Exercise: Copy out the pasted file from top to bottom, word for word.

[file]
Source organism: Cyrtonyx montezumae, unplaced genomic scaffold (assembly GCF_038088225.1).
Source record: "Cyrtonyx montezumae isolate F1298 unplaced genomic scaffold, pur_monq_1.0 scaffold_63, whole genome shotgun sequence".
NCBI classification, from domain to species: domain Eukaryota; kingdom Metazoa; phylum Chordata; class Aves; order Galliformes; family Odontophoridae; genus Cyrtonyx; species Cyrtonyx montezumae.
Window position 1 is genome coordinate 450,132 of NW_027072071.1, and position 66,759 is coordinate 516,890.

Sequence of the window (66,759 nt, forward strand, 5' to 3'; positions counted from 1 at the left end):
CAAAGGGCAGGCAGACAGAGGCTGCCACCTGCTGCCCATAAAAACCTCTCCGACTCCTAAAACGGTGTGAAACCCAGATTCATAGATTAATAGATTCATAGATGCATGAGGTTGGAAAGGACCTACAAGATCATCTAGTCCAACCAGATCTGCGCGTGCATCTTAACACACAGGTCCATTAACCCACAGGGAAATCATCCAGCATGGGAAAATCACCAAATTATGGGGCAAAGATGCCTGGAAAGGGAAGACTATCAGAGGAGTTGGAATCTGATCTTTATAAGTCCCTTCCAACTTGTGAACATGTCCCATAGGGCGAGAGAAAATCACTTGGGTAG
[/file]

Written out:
Source organism: Cyrtonyx montezumae, unplaced genomic scaffold (assembly GCF_038088225.1).
Source record: "Cyrtonyx montezumae isolate F1298 unplaced genomic scaffold, pur_monq_1.0 scaffold_63, whole genome shotgun sequence".
NCBI classification, from domain to species: domain Eukaryota; kingdom Metazoa; phylum Chordata; class Aves; order Galliformes; family Odontophoridae; genus Cyrtonyx; species Cyrtonyx montezumae.
Window position 1 is genome coordinate 450,132 of NW_027072071.1, and position 66,759 is coordinate 516,890.

Sequence of the window (66,759 nt, forward strand, 5' to 3'; positions counted from 1 at the left end):
CAAAGGGCAGGCAGACAGAGGCTGCCACCTGCTGCCCATAAAAACCTCTCCGACTCCTAAAACGGTGTGAAACCCAGATTCATAGATTAATAGATTCATAGATGCATGAGGTTGGAAAGGACCTACAAGATCATCTAGTCCAACCAGATCTGCGCGTGCATCTTAACACACAGGTCCATTAACCCACAGGGAAATCATCCAGCATGGGAAAATCACCAAATTATGGGGCAAAGATGCCTGGAAAGGGAAGACTATCAGAGGAGTTGGAATCTGATCTTTATAAGTCCCTTCCAACTTGTGAACATGTCCCATAGGGCGAGAGAAAATCACTTGGGTAG